U.S. Federal Reserve Oct. Beige Book Summary (Text)

The following is the summary text of the Federal Reserve’s Summary of Commentary on Current Economic Conditions. For the full report text: www.federalreserve.gov/monetarypolicy/beigebook/default.htm

Reports from the twelve Federal Reserve Districts generally described modest to moderate economic growth at a pace similar to that noted in the previous Beige Book. Moderate growth was reported by the Cleveland, Chicago, St. Louis, Minneapolis, Dallas, and San Francisco Districts, while modest growth was reported by the New York, Philadelphia, Richmond, Atlanta, and Kansas City Districts. In the Boston District, reports from business contacts painted a mixed picture of economic conditions. In addition, several Districts noted that contacts were generally optimistic about future activity. Most Districts reported overall growth in consumer spending that ranged from slight to moderate, at a pace that was often similar to that reported in the previous Beige Book. However, general merchandise retailers in New York noted that sales were weaker on balance since the previous report. Several District reports indicated that retailers were relatively optimistic about the remainder of the year. Meanwhile, tourism activity remained upbeat in several areas, with some reports of higher occupancy rates and solid advance bookings for travel and lodging. Several Districts reported that nonfinancial services grew at a moderate pace since the previous Beige Book. Districts reporting on transportation services generally noted growth in this sector, with a few pointing to capacity constraints in railroads, trucking, or both. Manufacturing activity increased in most Districts since the previous Beige Book; contacts in the Boston, Philadelphia, Atlanta, and Kansas City Districts reported positive near-term outlooks. Residential construction and real estate activity were mixed since the previous report. Commercial construction and real estate activity grew in most Districts. Banking conditions continued to improve relative to the previous Beige Book. Commercial loan volumes increased in nearly all reporting Districts. However, consumer loan demand was mixed, and some Districts pointed to low or reduced levels of demand for refinancing. Credit standards generally remained unchanged, and there were no reports of deterioration in credit quality.

Agricultural conditions were mixed since the previous Beige Book. Prices for some crops declined, driven in part by very strong realized or anticipated production. These lower prices for some agricultural commodities were seen as weighing on producers’ incomes, but as benefiting those using the commodities as inputs. In the energy sector, coal production was mixed and oil and natural gas production generally increased from already-high levels.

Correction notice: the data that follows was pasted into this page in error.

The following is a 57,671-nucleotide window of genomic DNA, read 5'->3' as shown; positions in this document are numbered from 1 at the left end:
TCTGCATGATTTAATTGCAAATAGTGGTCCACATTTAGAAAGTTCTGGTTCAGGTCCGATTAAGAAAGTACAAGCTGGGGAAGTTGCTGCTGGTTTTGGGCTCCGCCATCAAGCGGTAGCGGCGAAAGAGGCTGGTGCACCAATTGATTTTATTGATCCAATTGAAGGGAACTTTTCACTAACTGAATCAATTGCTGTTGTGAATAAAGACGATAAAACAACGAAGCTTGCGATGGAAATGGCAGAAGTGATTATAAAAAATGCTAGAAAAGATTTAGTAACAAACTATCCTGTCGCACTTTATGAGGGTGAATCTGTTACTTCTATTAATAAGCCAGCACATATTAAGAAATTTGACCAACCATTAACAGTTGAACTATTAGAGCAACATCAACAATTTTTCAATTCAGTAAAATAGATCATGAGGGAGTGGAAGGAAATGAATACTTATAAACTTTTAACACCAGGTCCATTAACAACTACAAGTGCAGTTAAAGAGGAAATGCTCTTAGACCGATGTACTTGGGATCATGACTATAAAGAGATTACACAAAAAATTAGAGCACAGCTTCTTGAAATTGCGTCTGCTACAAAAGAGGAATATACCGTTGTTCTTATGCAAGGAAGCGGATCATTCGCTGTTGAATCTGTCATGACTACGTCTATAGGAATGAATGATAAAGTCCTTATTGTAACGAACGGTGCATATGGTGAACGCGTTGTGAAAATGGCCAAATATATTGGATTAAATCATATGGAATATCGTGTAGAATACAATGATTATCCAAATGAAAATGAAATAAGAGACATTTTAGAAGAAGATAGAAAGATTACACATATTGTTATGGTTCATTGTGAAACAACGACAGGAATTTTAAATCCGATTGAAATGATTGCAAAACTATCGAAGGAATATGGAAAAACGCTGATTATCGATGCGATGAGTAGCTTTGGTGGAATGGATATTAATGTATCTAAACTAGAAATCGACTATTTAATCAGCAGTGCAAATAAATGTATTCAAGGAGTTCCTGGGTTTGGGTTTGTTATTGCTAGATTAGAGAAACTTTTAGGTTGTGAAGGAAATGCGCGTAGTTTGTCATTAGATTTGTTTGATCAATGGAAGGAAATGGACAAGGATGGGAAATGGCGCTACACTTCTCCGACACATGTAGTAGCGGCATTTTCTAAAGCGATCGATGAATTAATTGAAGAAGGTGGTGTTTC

Employment continued to expand at about the same pace as that reported in the previous Beige Book. Most Districts reported that some employers had difficulty finding qualified workers for certain positions. A number of Districts characterized overall wage growth as modest, but reported upward wage pressures for particular industries and occupations, such as skilled labor in construction and manufacturing.

Consistent with the previous Beige Book, price pressures remained subdued, with Districts reporting little to no change in price levels or modest increases. Firms generally reported that input prices were unchanged or up slightly.

Consumer Spending and Tourism

Most Districts described growth in consumer spending as slight to moderate, and at a pace roughly similar to that reported in the previous Beige Book. In particular, the Boston, Richmond, Chicago, St. Louis, Minneapolis, Kansas City, and Dallas Districts reported moderate growth; Philadelphia reported only slight growth in non-auto retail sales, and retailers in the Atlanta and San Francisco Districts also cited a slight improvement in sales. General merchandise sales in the New York District were weaker on balance since the previous report. Boston, New York, and Chicago reported that inventories were at desired levels. In Philadelphia, many retailers were avoiding the need for deeper discounting; however, New York and Cleveland reported that some contacts were running more promotions than usual. Boston, Philadelphia, Chicago, Kansas City, Dallas, and San Francisco indicated that retail contacts were relatively optimistic about the remainder of the year. In Chicago and Dallas, retailers were expecting that sales during the upcoming holiday shopping season would be up slightly from a year earlier.